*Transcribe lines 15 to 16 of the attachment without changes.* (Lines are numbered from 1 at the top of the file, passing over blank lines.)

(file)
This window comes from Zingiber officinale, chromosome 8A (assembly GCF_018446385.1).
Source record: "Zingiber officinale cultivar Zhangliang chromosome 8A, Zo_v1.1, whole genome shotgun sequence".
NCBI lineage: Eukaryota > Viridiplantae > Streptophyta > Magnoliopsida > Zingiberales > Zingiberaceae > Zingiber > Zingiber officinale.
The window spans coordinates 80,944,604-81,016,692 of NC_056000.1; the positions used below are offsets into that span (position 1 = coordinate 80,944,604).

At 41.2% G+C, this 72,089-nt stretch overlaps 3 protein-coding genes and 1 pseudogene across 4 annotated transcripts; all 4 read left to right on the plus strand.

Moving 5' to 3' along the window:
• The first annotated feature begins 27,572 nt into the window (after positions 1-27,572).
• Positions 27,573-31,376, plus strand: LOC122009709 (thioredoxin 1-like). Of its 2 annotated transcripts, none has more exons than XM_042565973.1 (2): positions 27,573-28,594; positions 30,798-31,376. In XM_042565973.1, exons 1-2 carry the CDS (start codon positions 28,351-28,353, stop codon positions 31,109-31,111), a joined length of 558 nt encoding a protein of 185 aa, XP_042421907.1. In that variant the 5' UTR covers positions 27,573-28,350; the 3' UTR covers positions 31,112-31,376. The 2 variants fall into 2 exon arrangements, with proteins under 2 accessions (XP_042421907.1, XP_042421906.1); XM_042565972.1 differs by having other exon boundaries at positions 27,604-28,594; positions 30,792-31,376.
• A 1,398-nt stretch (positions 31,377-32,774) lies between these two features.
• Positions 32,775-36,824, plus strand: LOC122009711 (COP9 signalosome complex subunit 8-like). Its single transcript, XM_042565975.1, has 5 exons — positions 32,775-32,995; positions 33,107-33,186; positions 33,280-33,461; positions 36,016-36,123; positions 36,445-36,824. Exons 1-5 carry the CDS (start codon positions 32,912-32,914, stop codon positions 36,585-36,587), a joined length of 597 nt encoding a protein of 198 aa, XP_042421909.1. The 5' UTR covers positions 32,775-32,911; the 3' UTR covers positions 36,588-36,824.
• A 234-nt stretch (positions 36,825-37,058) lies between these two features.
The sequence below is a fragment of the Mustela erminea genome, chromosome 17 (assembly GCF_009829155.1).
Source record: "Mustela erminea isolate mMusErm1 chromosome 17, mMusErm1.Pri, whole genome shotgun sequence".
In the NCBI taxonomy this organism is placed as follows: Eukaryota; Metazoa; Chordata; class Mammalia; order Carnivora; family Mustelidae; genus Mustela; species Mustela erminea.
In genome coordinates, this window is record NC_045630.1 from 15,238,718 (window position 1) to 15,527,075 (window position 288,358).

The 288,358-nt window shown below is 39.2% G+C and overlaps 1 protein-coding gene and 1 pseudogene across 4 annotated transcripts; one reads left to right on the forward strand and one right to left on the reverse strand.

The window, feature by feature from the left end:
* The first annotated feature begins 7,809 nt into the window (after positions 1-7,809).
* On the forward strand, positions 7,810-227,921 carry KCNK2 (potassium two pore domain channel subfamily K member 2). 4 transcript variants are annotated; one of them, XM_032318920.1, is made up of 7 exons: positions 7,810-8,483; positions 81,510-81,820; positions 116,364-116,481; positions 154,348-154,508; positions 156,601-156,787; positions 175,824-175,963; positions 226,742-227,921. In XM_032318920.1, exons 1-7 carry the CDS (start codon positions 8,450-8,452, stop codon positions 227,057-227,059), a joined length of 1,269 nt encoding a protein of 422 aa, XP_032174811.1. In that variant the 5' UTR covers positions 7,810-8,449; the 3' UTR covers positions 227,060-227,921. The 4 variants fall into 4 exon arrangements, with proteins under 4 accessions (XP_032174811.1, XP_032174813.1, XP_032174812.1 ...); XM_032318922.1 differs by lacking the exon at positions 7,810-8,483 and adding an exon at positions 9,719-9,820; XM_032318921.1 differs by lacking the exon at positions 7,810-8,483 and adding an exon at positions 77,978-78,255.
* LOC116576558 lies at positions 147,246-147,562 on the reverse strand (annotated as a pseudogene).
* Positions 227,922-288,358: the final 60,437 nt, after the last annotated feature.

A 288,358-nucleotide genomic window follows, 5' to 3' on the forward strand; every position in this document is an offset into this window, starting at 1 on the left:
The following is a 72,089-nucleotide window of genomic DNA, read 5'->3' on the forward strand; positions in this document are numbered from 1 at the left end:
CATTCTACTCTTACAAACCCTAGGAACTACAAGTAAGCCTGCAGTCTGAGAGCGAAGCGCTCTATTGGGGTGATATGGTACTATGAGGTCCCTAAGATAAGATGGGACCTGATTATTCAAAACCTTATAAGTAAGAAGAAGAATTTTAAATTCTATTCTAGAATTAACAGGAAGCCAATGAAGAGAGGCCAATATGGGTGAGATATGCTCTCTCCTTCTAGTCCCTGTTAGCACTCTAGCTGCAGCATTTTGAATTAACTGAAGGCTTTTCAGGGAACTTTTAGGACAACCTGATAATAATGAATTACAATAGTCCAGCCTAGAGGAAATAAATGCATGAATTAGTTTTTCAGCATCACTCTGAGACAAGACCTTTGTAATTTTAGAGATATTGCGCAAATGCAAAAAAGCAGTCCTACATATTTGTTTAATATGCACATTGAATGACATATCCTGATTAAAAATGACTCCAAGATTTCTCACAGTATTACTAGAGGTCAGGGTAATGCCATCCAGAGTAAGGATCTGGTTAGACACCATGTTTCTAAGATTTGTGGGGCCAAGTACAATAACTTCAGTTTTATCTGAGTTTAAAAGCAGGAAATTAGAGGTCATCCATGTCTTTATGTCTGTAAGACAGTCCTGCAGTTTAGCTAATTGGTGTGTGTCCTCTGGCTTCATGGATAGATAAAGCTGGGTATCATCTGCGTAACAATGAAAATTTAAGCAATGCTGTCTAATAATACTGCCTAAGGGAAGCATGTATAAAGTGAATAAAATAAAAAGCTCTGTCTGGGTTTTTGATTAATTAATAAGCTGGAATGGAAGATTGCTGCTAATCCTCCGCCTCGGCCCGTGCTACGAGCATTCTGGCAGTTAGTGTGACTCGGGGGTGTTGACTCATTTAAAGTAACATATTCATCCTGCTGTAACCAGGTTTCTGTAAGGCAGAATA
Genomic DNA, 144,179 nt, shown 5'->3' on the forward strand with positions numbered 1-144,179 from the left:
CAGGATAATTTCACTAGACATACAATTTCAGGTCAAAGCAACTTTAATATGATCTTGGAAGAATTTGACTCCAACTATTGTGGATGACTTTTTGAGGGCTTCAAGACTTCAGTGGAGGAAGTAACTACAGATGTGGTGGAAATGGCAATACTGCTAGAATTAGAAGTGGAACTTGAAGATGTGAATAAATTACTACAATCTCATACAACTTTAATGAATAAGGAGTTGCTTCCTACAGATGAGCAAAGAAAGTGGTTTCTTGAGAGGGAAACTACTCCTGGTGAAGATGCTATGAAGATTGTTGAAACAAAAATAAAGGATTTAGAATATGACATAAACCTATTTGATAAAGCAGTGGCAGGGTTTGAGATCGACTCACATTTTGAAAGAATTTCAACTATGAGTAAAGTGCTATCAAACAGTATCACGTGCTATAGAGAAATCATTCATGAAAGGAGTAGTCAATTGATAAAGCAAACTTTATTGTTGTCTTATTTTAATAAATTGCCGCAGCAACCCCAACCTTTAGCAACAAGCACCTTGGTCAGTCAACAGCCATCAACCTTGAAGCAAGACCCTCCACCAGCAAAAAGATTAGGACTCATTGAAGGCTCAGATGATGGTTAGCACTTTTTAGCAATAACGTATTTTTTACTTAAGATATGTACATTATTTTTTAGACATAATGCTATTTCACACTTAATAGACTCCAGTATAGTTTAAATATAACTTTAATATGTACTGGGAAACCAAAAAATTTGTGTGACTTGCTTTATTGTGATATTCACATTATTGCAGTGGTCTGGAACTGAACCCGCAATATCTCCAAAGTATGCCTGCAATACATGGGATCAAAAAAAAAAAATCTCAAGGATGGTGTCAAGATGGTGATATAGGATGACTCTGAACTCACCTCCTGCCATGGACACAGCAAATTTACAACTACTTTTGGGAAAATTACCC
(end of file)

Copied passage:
In genome coordinates, this window is record NC_045630.1 from 15,238,718 (window position 1) to 15,527,075 (window position 288,358).

The 288,358-nt window shown below is 39.2% G+C and overlaps 1 protein-coding gene and 1 pseudogene across 4 annotated transcripts; one reads left to right on the forward strand and one right to left on the reverse strand.